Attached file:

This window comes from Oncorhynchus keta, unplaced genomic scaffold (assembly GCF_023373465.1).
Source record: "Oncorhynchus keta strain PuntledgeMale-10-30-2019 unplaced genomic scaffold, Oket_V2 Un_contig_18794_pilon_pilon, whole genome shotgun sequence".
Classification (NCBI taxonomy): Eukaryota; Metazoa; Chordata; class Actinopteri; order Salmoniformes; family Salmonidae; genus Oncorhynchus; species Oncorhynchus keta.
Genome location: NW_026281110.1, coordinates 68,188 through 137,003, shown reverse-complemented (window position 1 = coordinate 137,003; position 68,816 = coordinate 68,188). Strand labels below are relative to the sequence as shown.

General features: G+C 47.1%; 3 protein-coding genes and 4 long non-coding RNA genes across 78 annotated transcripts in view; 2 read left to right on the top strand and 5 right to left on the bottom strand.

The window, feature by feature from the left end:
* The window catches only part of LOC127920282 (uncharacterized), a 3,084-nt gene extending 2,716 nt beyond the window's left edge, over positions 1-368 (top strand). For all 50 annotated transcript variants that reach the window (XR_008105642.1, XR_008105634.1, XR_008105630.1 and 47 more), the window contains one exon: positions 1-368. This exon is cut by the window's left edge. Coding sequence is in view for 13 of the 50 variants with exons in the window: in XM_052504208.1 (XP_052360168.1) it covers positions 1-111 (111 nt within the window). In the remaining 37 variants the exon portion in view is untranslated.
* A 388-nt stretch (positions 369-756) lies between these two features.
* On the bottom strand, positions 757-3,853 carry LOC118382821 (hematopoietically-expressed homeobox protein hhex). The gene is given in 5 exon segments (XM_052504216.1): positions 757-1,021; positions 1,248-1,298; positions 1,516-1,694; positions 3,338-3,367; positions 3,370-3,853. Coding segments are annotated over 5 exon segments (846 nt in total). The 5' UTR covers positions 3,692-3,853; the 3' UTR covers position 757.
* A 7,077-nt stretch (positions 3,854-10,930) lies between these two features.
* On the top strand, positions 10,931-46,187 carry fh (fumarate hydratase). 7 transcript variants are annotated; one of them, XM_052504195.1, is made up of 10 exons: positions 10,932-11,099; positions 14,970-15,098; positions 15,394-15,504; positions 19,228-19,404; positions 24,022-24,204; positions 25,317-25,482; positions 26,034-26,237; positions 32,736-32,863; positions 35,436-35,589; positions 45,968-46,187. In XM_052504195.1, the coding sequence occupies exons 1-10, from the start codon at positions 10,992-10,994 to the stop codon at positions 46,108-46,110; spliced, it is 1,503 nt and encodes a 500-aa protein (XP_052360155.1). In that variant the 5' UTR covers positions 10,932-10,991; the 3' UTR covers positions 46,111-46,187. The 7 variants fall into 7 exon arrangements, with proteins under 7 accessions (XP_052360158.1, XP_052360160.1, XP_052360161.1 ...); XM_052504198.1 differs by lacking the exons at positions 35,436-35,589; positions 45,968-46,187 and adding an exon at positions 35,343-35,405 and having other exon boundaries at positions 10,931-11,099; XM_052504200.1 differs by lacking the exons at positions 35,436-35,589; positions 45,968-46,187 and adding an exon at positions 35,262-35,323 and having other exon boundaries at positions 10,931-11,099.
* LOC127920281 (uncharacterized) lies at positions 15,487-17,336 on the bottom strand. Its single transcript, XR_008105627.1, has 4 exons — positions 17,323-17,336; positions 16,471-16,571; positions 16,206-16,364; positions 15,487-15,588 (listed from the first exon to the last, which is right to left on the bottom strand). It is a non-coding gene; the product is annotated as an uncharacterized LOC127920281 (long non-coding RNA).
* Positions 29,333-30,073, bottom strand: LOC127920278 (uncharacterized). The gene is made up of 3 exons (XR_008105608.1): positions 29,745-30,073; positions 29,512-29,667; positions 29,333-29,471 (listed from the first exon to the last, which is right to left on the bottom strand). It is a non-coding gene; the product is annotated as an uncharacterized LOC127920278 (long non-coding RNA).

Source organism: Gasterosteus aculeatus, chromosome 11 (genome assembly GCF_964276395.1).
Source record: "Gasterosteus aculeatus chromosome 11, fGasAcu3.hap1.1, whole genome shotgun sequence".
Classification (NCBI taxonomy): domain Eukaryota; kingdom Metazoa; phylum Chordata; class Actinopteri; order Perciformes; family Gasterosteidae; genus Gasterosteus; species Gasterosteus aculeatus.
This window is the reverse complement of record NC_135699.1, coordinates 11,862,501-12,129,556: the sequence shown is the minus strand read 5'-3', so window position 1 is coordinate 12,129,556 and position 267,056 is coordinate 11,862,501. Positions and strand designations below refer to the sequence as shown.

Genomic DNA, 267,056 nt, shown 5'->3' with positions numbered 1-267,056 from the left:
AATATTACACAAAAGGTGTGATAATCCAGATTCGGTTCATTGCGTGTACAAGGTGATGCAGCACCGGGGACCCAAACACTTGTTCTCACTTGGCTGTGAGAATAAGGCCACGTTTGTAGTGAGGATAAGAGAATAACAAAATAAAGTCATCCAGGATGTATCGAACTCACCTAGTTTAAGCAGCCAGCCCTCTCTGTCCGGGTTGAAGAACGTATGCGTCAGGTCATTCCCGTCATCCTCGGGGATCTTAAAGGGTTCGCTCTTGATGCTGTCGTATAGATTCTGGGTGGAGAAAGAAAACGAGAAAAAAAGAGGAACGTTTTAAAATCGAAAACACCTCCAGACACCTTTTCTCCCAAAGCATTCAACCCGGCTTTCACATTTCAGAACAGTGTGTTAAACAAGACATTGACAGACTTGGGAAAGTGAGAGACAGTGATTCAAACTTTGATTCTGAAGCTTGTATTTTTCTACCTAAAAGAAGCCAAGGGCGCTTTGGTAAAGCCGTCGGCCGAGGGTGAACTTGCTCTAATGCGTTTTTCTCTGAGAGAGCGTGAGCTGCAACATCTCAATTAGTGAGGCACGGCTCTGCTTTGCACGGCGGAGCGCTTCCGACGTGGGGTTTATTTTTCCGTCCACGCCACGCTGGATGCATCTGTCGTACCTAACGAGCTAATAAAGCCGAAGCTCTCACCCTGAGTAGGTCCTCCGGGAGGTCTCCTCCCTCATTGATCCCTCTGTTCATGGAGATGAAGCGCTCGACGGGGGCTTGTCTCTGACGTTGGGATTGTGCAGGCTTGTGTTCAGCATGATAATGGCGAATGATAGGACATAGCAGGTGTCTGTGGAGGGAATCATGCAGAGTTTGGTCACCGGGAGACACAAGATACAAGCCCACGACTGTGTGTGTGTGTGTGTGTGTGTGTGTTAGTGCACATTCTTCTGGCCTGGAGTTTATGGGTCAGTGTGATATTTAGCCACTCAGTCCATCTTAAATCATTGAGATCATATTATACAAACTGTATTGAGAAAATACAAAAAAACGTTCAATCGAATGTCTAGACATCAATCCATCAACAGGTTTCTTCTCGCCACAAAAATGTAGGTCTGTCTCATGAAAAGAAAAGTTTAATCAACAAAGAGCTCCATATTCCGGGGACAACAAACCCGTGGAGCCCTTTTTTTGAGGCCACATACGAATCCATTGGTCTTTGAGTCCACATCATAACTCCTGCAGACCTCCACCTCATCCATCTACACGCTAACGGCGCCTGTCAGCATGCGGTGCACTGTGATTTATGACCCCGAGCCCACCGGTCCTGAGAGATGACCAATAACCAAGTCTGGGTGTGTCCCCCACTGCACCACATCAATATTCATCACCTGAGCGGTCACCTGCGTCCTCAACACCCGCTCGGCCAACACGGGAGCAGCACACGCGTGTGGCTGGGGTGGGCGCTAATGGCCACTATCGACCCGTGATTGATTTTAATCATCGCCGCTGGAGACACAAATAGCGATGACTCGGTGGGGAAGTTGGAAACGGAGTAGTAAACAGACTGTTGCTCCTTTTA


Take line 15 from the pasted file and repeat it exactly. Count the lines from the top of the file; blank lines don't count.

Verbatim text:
Source record: "Gasterosteus aculeatus chromosome 11, fGasAcu3.hap1.1, whole genome shotgun sequence".